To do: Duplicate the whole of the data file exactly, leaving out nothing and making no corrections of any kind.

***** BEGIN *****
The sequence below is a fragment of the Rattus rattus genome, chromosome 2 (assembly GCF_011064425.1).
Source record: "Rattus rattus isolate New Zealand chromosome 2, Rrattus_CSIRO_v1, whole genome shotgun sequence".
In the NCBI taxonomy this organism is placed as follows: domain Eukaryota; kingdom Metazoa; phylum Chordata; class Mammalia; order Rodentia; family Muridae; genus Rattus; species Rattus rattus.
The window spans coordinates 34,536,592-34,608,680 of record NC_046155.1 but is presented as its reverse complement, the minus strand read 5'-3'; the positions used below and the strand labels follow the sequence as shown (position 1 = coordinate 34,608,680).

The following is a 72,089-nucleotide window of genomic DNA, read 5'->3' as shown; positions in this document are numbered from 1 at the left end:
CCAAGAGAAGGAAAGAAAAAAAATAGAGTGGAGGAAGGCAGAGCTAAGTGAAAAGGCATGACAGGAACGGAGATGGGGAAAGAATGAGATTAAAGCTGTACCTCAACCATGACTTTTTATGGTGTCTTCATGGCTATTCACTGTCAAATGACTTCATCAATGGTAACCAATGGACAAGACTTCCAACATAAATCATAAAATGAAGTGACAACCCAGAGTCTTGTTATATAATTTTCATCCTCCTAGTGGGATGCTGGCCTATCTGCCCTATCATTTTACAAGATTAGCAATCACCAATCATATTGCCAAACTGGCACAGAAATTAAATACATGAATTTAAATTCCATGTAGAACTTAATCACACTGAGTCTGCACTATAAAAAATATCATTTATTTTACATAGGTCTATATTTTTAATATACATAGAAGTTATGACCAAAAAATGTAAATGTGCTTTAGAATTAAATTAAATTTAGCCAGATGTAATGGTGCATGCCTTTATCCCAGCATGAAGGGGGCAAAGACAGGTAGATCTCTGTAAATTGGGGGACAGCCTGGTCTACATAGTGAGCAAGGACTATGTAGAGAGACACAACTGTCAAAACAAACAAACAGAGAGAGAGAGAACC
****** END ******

The sequence below is a fragment of the Rattus rattus genome, chromosome 2 (assembly GCF_011064425.1).
Source record: "Rattus rattus isolate New Zealand chromosome 2, Rrattus_CSIRO_v1, whole genome shotgun sequence".
In the NCBI taxonomy this organism is placed as follows: domain Eukaryota; kingdom Metazoa; phylum Chordata; class Mammalia; order Rodentia; family Muridae; genus Rattus; species Rattus rattus.
The window spans coordinates 34,536,592-34,608,680 of record NC_046155.1 but is presented as its reverse complement, the minus strand read 5'-3'; the positions used below and the strand labels follow the sequence as shown (position 1 = coordinate 34,608,680).

The following is a 72,089-nucleotide window of genomic DNA, read 5'->3' as shown; positions in this document are numbered from 1 at the left end:
CCAAGAGAAGGAAAGAAAAAAAATAGAGTGGAGGAAGGCAGAGCTAAGTGAAAAGGCATGACAGGAACGGAGATGGGGAAAGAATGAGATTAAAGCTGTACCTCAACCATGACTTTTTATGGTGTCTTCATGGCTATTCACTGTCAAATGACTTCATCAATGGTAACCAATGGACAAGACTTCCAACATAAATCATAAAATGAAGTGACAACCCAGAGTCTTGTTATATAATTTTCATCCTCCTAGTGGGATGCTGGCCTATCTGCCCTATCATTTTACAAGATTAGCAATCACCAATCATATTGCCAAACTGGCACAGAAATTAAATACATGAATTTAAATTCCATGTAGAACTTAATCACACTGAGTCTGCACTATAAAAAATATCATTTATTTTACATAGGTCTATATTTTTAATATACATAGAAGTTATGACCAAAAAATGTAAATGTGCTTTAGAATTAAATTAAATTTAGCCAGATGTAATGGTGCATGCCTTTATCCCAGCATGAAGGGGGCAAAGACAGGTAGATCTCTGTAAATTGGGGGACAGCCTGGTCTACATAGTGAGCAAGGACTATGTAGAGAGACACAACTGTCAAAACAAACAAACAGAGAGAGAGAGAACC